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18th SOS


The Gunships


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October 10, 2011

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18th SOS
(Special Operations Squadron)

The AC-119K Stinger Gunship served combat duty for the United States Air Force in Southeast Asia for three (3) years, two (2) months starting November 13, 1969 and ending December 31, 1972. All AC-119k Stinger gunships were turned-over to the Republic of Vietnam Air Force (VNAF). None made it back to the United States after the war.   

Chronology compiled by Dr. Larry Elton Fletcher. Most Dates and Information taken from Jack S. Ballard’s book, Development and Employment of Fixed-Wing Gunships.  Dates and information also obtained from USAF Unit Lineage and Honors History, Official Documents, and Veterans of the 18th SOS.

Note: Author unsure of exact date for first Stinger daylight mission.


Campaign Streamers
World War II
Air Offensive, Europe
Northern France
Central Europe
Air Combat

Vietnam Summer-Fall, 1969
Vietnam Winter-Spring, 1970
Sanctuary Counteroffensive
Southwest Monsoon
Commando Hunt V
Commando Hunt VI
Commando Hunt VII
Vietnam Ceasefire


Presidential Unit Citation:
Southeast Asia, 1 Apr–31 Dec 1972.

Air Force Outstanding Unit Awards With Combat "V" Device:
1 Jul 1970–30 Jun 1971;
25 Aug–30 Nov 1971;
1 Dec 1971–29 Feb 1972;
8 Apr–13 May 1972.

Republic of Vietnam Gallantry Cross with Palm:
[Oct] 1969–31 Dec 1972.




January 25  1969

The 18th Special Operations Squadron activated for combat crew training at Lockbourne AFB, Ohio. The 4413th Combat Crew Training Squadron (CCTS) responsible for training crews. The  4413th CCTS had received its first AC-119K model gunship on November 8, 1968.

March 5

18th SOS received first aircraft for training at Lockbourne, AFB.

Oct 11

Advance elements of 18th Special Operations Squadron in place at Phan Rang Air Base, Republic of Vietnam.

Oct 21

First six (6) AC-119K gunships departed Lockbourne for Phan Rang, RVN.

Nov 3

First AC-119K gunship arrived at Phan Rang.

Nov 13

First combat mission for AC-119K gunship.

Dec 1

7th Air Force officially approves AC-119K gunship radio call sign of Stinger.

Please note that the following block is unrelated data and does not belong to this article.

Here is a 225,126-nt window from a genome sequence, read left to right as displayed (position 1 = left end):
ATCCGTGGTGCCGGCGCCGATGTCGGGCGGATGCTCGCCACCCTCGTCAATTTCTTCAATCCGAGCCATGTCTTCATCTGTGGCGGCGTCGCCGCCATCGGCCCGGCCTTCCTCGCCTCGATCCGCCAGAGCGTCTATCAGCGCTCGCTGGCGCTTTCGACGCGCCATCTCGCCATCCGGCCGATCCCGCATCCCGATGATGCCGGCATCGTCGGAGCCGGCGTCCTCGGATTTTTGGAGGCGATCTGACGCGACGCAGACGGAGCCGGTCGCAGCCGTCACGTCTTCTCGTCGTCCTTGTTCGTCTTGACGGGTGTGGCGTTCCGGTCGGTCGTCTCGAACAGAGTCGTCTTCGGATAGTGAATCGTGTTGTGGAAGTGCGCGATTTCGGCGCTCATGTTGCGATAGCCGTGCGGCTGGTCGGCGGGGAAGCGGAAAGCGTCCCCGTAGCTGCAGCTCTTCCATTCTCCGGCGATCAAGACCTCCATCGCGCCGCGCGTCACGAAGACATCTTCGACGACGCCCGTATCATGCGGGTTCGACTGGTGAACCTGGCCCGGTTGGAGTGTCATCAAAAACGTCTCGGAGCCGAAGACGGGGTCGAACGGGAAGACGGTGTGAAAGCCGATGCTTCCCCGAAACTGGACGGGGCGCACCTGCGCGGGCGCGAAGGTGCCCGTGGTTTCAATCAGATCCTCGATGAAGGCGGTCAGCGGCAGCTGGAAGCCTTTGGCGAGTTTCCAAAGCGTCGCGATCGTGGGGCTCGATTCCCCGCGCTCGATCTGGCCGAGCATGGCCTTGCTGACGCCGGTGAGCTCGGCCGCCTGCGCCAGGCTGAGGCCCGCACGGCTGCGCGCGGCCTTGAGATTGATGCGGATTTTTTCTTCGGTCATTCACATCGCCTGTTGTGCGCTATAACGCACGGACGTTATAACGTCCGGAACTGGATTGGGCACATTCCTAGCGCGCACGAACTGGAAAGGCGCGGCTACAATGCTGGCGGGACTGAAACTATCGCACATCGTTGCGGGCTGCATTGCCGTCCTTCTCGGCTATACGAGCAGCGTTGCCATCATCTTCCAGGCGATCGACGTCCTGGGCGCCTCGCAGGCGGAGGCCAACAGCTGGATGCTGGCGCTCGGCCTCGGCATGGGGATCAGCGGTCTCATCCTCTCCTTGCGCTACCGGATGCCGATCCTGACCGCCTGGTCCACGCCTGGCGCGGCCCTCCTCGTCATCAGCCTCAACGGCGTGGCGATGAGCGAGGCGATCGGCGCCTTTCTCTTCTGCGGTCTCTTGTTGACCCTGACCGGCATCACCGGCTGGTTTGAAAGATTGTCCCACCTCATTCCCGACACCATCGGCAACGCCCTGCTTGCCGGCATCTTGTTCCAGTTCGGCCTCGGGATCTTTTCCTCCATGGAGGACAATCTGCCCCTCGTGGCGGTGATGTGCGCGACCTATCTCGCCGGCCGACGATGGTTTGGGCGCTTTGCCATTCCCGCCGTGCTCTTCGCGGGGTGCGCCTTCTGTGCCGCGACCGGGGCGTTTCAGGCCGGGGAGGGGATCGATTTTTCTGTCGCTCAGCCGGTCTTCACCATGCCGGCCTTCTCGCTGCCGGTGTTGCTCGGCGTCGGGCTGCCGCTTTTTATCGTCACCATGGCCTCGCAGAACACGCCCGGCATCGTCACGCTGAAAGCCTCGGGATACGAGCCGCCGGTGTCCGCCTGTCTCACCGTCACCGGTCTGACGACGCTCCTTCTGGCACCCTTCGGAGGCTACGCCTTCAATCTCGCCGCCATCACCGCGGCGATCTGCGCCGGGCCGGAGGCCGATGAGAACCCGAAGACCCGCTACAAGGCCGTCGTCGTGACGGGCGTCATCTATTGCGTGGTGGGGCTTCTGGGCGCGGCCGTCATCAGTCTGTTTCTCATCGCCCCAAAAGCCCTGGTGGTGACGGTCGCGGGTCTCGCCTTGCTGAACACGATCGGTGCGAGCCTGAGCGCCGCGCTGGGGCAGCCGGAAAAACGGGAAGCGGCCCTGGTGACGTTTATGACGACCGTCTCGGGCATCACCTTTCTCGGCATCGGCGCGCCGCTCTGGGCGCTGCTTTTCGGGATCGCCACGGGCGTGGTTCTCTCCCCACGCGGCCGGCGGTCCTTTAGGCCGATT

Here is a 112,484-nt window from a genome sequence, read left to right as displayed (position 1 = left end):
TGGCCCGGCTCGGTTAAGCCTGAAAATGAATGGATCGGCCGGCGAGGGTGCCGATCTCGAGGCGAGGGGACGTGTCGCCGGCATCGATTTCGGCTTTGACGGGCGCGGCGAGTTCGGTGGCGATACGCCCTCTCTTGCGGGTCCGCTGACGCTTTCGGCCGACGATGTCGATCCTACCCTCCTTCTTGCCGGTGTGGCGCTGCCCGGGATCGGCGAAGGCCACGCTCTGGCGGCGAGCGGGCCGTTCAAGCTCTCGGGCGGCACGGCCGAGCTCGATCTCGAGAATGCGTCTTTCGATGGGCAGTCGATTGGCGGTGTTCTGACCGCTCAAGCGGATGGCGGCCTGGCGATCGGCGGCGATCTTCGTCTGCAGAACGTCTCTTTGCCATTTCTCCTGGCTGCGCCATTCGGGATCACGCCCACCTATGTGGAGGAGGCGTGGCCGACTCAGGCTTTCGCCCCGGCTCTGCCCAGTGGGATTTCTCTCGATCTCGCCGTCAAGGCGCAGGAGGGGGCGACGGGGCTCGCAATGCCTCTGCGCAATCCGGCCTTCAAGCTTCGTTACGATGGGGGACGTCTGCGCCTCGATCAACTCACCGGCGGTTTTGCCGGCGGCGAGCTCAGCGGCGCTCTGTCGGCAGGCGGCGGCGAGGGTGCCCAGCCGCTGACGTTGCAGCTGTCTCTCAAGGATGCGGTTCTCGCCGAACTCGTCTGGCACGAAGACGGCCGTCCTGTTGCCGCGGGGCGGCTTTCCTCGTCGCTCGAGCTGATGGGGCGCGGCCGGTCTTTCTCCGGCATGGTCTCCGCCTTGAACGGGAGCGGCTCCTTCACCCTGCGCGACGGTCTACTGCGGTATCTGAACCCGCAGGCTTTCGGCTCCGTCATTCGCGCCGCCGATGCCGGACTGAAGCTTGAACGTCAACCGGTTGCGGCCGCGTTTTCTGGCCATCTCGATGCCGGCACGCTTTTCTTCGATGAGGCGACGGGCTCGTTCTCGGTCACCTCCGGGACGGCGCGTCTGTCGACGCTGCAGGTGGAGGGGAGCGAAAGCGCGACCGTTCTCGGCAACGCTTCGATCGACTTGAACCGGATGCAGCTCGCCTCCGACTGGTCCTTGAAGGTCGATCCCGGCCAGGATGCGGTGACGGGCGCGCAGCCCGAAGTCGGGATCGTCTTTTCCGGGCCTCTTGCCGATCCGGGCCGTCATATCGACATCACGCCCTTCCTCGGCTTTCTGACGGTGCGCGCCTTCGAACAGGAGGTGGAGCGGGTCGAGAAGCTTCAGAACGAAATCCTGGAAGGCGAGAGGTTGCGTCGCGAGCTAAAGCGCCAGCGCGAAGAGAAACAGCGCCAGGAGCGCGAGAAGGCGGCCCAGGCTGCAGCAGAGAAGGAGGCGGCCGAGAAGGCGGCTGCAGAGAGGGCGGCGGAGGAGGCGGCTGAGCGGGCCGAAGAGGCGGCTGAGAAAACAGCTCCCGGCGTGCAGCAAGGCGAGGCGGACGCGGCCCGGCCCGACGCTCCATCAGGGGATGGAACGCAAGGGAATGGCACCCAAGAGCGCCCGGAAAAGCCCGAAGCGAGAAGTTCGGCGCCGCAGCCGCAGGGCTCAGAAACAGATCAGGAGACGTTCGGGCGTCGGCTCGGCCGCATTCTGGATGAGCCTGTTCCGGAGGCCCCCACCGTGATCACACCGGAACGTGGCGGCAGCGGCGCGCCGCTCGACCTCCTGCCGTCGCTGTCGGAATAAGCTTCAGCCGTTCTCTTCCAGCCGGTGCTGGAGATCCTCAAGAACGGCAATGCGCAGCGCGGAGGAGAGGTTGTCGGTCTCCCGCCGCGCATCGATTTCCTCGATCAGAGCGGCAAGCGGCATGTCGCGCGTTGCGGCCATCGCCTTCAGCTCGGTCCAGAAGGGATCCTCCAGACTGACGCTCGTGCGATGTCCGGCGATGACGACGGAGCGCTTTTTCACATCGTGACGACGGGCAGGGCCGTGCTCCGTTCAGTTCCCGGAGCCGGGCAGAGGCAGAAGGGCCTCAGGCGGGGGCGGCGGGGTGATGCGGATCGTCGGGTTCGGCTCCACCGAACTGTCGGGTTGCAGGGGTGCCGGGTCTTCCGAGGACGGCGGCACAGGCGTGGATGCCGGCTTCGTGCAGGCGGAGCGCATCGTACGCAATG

Dec 31

Twelve (12) AC-119K Stinger gunships in-country RVN:

A Flight, Da Nang Air Base = 6
B Flight, Phu Cat Air Base = 3
C Flight, Phan Rang Air Base = 3

Jan 25

Last AC-119K arrived at Phan Rang Air Base, RVN.

Feb 1

A total of eighteen (18) AC-119K Stinger gunships based in South Vietnam; most of them configured and available for combat.

Feb 4

All eighteen AC-119K gunships configured for combat missions.

Feb 17

First AC-119K Stinger gunship combat mission flown out of Udorn Royal Thai Air Base, Thailand.

Feb 19

First Stinger Lost when it crashed short of the runway at Da Nang Air Base. All crewmembers survived.

March 1

Sixteen (16) Stinger gunships based at Da Nang and NKP. Da Nang Stingers flew South Vietnam and Steel Tiger in Laos. NKP Stingers flew Barrel Roll in Northern Laos.

May 1

Cambodian Incursion

May 8

Miraculous Stinger Combat Mission over Laos that resulted in Captain Milacek and his crew receiving the McKay Trophy for the most meritorious flight of the year.

June 1

Mid-1970 Bases of Operation and Number of Stingers:
Da Nang AB - 9
Phan Rang AB - 4
Udorn RTAB - 3

June 6

Second Stinger Loss – Runaway Propeller after take-off from DaNang.  Crew of ten (10) bailed-out.  All but one crewmember (the IO) rescued in South China Sea.


First daylight combat missions for Stinger Gunships in support of Cambodia operations.

Oct 26

D Flight moved from Udorn RTAB to Nakhon Phanom RTAB.

Dec 31

End of 1970, Bases of Operation and Numbers of Stingers:
Da Nang - 7
Phan Rang - 3
Nakhon Phanom (NKP) - 6

Feb 28

Famous Tank Kill Mission of Da Nang Stinger. Eight Soviet/North Vietnamese PT-76 light tanks were destroyed at night near Hill 31 in Laos during Operation Lamson 719. First fixed-wing gunship to destroy Soviet tanks in the war.

March 5